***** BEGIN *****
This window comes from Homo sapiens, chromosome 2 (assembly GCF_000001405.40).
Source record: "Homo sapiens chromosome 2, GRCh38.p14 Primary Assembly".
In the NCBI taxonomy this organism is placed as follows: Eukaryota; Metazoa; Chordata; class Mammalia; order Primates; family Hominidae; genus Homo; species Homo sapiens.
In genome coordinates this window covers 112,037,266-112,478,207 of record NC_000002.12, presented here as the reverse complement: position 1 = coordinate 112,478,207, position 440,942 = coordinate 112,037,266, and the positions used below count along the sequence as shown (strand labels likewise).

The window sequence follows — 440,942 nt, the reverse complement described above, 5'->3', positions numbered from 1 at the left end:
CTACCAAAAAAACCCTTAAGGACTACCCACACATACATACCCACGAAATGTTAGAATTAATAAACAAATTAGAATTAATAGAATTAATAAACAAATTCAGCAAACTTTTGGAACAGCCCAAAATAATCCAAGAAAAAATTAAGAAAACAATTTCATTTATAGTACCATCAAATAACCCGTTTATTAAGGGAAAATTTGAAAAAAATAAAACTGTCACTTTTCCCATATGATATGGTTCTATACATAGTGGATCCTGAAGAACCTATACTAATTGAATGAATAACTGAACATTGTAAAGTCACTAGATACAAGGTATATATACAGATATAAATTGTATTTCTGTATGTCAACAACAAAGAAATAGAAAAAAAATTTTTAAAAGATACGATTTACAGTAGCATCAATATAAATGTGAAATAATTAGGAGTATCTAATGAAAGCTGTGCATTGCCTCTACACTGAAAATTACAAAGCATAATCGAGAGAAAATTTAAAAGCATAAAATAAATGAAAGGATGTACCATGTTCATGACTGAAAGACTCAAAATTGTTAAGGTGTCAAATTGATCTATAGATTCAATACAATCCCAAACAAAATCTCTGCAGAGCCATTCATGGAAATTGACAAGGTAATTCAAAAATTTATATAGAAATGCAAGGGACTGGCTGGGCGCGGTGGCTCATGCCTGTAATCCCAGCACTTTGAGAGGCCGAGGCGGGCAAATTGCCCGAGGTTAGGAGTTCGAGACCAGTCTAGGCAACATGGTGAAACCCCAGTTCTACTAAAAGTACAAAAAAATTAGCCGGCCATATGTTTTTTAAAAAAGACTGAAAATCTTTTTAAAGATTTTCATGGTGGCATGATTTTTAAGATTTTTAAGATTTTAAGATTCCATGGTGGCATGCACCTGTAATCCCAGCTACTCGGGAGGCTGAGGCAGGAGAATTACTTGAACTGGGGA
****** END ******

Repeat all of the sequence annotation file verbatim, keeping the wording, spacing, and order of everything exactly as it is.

This window comes from Homo sapiens, chromosome 2 (assembly GCF_000001405.40).
Source record: "Homo sapiens chromosome 2, GRCh38.p14 Primary Assembly".
In the NCBI taxonomy this organism is placed as follows: Eukaryota; Metazoa; Chordata; class Mammalia; order Primates; family Hominidae; genus Homo; species Homo sapiens.
In genome coordinates this window covers 112,037,266-112,478,207 of record NC_000002.12, presented here as the reverse complement: position 1 = coordinate 112,478,207, position 440,942 = coordinate 112,037,266, and the positions used below count along the sequence as shown (strand labels likewise).

The window sequence follows — 440,942 nt, the reverse complement described above, 5'->3', positions numbered from 1 at the left end:
CTACCAAAAAAACCCTTAAGGACTACCCACACATACATACCCACGAAATGTTAGAATTAATAAACAAATTAGAATTAATAGAATTAATAAACAAATTCAGCAAACTTTTGGAACAGCCCAAAATAATCCAAGAAAAAATTAAGAAAACAATTTCATTTATAGTACCATCAAATAACCCGTTTATTAAGGGAAAATTTGAAAAAAATAAAACTGTCACTTTTCCCATATGATATGGTTCTATACATAGTGGATCCTGAAGAACCTATACTAATTGAATGAATAACTGAACATTGTAAAGTCACTAGATACAAGGTATATATACAGATATAAATTGTATTTCTGTATGTCAACAACAAAGAAATAGAAAAAAAATTTTTAAAAGATACGATTTACAGTAGCATCAATATAAATGTGAAATAATTAGGAGTATCTAATGAAAGCTGTGCATTGCCTCTACACTGAAAATTACAAAGCATAATCGAGAGAAAATTTAAAAGCATAAAATAAATGAAAGGATGTACCATGTTCATGACTGAAAGACTCAAAATTGTTAAGGTGTCAAATTGATCTATAGATTCAATACAATCCCAAACAAAATCTCTGCAGAGCCATTCATGGAAATTGACAAGGTAATTCAAAAATTTATATAGAAATGCAAGGGACTGGCTGGGCGCGGTGGCTCATGCCTGTAATCCCAGCACTTTGAGAGGCCGAGGCGGGCAAATTGCCCGAGGTTAGGAGTTCGAGACCAGTCTAGGCAACATGGTGAAACCCCAGTTCTACTAAAAGTACAAAAAAATTAGCCGGCCATATGTTTTTTAAAAAAGACTGAAAATCTTTTTAAAGATTTTCATGGTGGCATGATTTTTAAGATTTTTAAGATTTTAAGATTCCATGGTGGCATGCACCTGTAATCCCAGCTACTCGGGAGGCTGAGGCAGGAGAATTACTTGAACTGGGGA